Europe’s marginalised Roma people hit hard by coronavirus

 A police officer patrols outside a Roma settlement in Krompachy, Slovakia.
Radovan Stoklasa/Reuters

Date of Publication: May 11, 2020

Source: The Guardian

Europe’s largest minority, the Roma people, are especially negatively impacted by COVID-19.  Approximately 80% of the 10 million Roma live in dense neighbourhoods and overcrowded houses, and many do not have access to running water. This makes distancing and hand washing to reduce spread of the virus difficult.

Some countries are using Roma communities as scapegoats for potential illness hotspots. For example, in Bulgaria and Slovakia, two of the six countries with significant numbers of Roma communities, Roma neighbourhoods have been closed off due to fear of COVID-19 spread.

Furthermore, income opportunities for many Roma individuals are day-to-day jobs. Most were laid off when the pandemic began and many are not eligible for state compensations. Furthemore, many families do not have internet connection at home or enough devices for their children, which makes distance learning difficult.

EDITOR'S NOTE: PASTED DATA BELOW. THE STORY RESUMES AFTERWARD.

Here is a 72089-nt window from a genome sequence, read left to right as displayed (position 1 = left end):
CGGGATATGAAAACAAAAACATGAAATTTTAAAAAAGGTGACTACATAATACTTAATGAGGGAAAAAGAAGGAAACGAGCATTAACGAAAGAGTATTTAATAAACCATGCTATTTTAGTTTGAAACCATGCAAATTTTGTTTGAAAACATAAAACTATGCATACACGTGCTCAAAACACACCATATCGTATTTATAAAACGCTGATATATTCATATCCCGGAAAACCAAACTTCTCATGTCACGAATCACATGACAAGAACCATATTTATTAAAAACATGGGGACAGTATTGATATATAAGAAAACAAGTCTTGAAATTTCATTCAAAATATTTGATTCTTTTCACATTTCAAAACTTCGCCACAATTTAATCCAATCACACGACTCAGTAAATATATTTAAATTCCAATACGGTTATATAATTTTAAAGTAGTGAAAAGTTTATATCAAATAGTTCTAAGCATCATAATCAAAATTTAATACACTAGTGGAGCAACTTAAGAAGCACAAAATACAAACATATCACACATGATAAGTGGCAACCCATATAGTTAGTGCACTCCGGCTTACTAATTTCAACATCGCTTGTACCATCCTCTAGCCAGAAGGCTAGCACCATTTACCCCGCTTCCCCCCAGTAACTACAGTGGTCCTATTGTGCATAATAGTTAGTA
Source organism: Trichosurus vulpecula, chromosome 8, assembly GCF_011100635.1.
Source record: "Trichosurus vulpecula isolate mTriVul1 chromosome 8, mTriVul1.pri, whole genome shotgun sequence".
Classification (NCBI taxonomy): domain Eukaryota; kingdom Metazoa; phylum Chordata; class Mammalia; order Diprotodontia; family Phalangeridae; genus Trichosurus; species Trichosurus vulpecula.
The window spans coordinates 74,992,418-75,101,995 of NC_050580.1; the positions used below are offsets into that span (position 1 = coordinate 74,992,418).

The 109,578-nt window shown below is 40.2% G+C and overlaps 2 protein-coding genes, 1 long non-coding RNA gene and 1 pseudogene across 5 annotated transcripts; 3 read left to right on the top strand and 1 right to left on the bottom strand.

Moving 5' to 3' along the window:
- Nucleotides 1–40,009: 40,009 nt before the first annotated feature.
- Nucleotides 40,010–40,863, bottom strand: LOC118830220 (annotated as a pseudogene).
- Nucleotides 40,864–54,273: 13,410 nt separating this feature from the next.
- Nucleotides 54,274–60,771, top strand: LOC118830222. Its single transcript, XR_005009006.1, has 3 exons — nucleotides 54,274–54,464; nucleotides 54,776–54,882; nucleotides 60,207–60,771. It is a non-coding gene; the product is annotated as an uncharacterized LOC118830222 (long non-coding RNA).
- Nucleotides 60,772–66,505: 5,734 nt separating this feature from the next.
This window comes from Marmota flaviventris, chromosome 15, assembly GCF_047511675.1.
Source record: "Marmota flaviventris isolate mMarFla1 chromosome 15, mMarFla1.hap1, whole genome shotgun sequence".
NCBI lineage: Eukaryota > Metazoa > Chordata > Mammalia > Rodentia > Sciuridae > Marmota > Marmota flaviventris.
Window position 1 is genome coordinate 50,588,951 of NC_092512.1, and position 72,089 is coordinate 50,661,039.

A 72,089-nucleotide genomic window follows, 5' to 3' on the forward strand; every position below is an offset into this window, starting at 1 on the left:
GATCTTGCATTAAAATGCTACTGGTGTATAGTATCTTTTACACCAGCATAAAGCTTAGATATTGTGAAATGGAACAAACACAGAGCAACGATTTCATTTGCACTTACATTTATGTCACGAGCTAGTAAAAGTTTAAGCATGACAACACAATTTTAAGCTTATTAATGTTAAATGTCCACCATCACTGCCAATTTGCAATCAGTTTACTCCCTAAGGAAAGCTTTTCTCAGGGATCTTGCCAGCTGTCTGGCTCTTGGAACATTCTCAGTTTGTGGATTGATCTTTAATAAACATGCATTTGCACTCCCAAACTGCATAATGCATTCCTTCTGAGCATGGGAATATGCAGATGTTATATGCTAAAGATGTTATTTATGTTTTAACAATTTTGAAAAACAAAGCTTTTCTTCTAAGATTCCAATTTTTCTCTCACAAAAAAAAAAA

COVID-19 exacerbates pre-existing issues of adequate housing, low economic opportunities, discrimination and poor health. Maya Grekova, a sociology professor at Sofia University, highlights that the pandemic has made some impact on authorities: “State institutions started to realize that they need to help these people, not only to blame them. Institutions don’t like to go to Roma neighbourhoods and work with people there, but now maybe some of them understand it’s their obligation.”

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Summary by: Jayoti Rana